Friday August 15th, 1794
THE LORD CHANCELLOR has given a death blow to those who claimed an exclusive right to print the Bible. His Lordship has declared that as the contents of the book cannot be too much promulgated [promoted], no restraint whatever should be laid on the printing of it; all therefore that choose may now print and publish, with or without notes, any edition of the Bible they please.
FRENCH AFFAIRS – the executions continue daily, as numerous as ever. On the 15th, thirty persons were executed, on the 16th, thirty-one, on the 17th, forty, on the 19th, twenty-four, on the 20th, fourteen; in all 139 persons in the space of 6 days.
Friday August 20th, 1819
[This is a brief extract from a long report by eyewitnesses in Manchester of what has now come to be known as the Peterloo Massacre]. The yeomanry cavalry dashed through the crowds and arrested Henry Hunt [and other leaders of the vast assembly]. Caps of liberty and banners of rebellion were destroyed and trampled in the dirt, along with many hundreds of persons… At this moment [other cavalry] made their appearance on the ground, which was soon cleared of the immense body of people… In carrying this into effect many persons were killed, trampled to death on the spot, and many others wounded, some by the sabres of the cavalry, and others by the trampling of the horses…
Friday August 13th, 1869
FEMALES ENTITLED TO VOTE IN THE MUNICIPAL ELECTIONS – the following clause of the Municipal Franchise Act has just received the Royal Assent. ‘Wherever words occur [in this act] which import the masculine gender, the same shall be held to include females for all purposes connected with, and having reference to, the right to vote in the election of councillors, auditors and assessors.’
Friday August 15th, 1919
THE SHREWSBURY BOROUGH CORONER held an inquest at the public mortuary, Shrewsbury, on the body of an unknown man recovered from the River Severn at Uffington the previous Saturday. PC Weston stated that he recovered the body from the water and found it to be that of a man about 50 years of age. He was dressed in a dark suit and light lace-up boots, practically new, with rubber soles and heels. There was nothing in his pockets. A cord was tied round the deceased’s ankles, to which was attached a large stone, weighing about 28lb. There was also a separate cord round the neck with a piece of flint rock attached.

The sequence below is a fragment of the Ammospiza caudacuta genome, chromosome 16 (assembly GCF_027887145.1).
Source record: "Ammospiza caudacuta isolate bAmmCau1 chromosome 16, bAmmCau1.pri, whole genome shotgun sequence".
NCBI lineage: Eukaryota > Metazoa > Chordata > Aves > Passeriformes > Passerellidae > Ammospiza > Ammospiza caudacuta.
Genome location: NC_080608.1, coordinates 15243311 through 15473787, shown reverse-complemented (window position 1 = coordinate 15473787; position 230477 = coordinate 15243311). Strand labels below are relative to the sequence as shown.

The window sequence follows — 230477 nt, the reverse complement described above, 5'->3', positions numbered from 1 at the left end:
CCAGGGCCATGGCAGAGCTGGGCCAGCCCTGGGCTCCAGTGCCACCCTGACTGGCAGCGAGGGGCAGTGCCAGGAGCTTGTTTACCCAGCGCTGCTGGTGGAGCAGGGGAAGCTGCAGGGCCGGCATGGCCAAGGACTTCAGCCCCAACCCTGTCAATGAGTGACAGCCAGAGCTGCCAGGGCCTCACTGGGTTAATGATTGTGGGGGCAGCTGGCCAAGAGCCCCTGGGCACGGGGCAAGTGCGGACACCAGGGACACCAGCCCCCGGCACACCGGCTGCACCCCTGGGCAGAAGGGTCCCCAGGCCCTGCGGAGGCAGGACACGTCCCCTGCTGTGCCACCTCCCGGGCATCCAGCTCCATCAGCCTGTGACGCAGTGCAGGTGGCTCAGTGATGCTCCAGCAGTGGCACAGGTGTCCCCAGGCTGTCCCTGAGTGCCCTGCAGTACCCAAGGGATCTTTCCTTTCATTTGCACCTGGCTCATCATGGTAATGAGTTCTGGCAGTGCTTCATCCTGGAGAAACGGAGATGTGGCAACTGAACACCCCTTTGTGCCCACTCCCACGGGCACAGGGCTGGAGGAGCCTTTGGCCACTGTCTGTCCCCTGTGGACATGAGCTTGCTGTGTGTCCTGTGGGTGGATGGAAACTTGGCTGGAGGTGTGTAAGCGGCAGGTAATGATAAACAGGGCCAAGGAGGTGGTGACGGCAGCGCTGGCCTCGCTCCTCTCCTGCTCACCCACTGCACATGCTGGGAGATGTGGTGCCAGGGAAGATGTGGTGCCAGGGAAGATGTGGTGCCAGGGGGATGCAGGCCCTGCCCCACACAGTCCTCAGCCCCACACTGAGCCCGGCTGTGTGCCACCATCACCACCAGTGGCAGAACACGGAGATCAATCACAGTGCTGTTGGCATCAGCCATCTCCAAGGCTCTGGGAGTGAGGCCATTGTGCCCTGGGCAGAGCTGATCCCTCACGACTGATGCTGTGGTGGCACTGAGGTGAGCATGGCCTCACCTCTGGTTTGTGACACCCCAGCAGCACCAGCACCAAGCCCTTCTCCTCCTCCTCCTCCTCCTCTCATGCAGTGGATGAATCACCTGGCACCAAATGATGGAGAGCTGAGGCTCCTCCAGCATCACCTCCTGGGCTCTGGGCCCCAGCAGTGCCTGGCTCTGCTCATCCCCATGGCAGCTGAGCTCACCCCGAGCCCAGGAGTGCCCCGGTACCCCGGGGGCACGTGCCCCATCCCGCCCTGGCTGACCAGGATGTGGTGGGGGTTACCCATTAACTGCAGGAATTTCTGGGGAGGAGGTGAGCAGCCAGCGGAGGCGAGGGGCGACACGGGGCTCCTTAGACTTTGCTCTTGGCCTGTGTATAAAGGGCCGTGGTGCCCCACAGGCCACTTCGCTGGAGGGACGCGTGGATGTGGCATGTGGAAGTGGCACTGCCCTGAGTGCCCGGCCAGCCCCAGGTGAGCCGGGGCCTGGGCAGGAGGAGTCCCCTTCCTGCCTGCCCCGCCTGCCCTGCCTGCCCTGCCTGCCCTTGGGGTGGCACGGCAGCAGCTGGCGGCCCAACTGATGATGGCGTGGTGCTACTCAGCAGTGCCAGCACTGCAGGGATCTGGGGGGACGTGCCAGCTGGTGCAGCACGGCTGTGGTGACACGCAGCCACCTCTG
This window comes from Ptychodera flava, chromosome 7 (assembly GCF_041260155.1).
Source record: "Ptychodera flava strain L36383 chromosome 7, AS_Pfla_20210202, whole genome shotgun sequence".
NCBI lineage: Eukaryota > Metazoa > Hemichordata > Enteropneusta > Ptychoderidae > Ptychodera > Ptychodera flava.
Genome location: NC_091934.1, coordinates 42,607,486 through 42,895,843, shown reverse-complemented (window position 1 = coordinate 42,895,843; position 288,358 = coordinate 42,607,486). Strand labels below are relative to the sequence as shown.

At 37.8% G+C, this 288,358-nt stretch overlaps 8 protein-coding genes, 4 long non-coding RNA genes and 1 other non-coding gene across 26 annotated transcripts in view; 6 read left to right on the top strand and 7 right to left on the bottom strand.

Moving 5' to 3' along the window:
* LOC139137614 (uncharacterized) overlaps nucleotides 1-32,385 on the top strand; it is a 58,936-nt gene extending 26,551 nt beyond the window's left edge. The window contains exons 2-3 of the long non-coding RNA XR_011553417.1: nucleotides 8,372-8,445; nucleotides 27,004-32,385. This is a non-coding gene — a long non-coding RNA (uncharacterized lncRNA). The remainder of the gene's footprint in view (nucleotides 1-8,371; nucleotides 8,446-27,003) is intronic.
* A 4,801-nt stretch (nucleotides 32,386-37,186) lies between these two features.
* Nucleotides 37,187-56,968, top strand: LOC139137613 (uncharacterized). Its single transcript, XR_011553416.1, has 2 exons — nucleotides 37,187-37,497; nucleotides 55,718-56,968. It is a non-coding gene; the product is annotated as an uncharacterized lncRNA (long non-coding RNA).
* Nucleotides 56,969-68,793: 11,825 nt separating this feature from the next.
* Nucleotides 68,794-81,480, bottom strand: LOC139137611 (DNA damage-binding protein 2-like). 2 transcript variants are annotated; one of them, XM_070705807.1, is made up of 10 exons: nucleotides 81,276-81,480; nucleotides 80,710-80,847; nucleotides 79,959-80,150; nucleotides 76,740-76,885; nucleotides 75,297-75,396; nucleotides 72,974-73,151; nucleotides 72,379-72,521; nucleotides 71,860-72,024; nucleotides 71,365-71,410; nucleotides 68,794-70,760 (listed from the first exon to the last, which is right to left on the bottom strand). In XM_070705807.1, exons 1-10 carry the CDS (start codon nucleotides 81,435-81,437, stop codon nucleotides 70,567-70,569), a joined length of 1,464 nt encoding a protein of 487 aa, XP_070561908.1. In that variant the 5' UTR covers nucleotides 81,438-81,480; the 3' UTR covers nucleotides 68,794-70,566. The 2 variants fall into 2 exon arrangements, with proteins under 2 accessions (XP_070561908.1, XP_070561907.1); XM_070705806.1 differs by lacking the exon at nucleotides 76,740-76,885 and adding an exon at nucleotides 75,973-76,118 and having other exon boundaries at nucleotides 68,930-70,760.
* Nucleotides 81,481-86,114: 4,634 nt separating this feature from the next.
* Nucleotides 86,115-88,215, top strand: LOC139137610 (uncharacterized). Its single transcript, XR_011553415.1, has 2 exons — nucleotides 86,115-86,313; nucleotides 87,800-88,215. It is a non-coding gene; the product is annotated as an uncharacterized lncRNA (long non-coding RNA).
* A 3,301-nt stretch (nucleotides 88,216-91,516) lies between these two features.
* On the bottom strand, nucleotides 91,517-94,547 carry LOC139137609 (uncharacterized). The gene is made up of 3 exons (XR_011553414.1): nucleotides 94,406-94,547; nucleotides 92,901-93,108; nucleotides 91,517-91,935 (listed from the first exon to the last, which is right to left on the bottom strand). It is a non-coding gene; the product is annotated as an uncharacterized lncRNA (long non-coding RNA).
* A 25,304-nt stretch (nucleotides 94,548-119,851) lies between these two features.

Friday August 17th, 1979
SHREWSBURY’S TOURIST CENTRE reputation has come in for a big hammering from a group of west country visitors who claim the town is looking shabbier than ever. The party from some of the West of England’s top resorts arrived in Shrewsbury on a fact-finding mission. But they were not impressed. One of them, Mr Norman Parsons, said, “Everything in the town is now so noisy and chaotic. The streets are being pounded by an increasing flow of traffic and the overall appearance is untidy and messy, with litter strewn on most of the pavements.”
ALTHOUGH Shrewsbury failed to gain a place in the finals of the Britain in Bloom competition, the town did get praise from the contest judges, who described Shrewsbury’s as “a very good effort”.
Thursday August 18th, 1994
A PORTABLE “Museum in a Box” scheme has been an overwhelming success in Shrewsbury schools, claim county council organisers. Children at Nesscliffe, Crowmoor, Radbrook, Coleham and Sundorne schools have already learned about the past by examining artefacts and specimens in boxes as part of their lessons in geography, history, science and religion. There are 14 boxes available from the Museums Service, which include a range of Roman, mediaeval, Tudor and Victorian items, including a century-old meat safe, flat irons, pottery and a selection of fossils. Each box contains a teachers’ handbook, and there are numerous books, slides, videos, photographs and audio cassettes also available.
Thursday August 20th, 2009
WORK HAS BEGUN to correct Shrewsbury’s wobbly £350,000 Darwin sculpture which has been beset by technical problems. The Quantum Leap statue is reportedly as much as 18 inches out of alignment at the top of the structure. Now council chiefs say the painstaking process of removing, then repositioning, some of the central ribs on the artwork is under way. The controversial public art has already incurred the wrath of Shrewsbury Public Art Partnership Chairman Graham Galliers, who claimed the statue looked “ridiculous” in its current form. Shropshire Council has said the cost of the alterations was still expected to be met within the £350,000 budget for the scheme.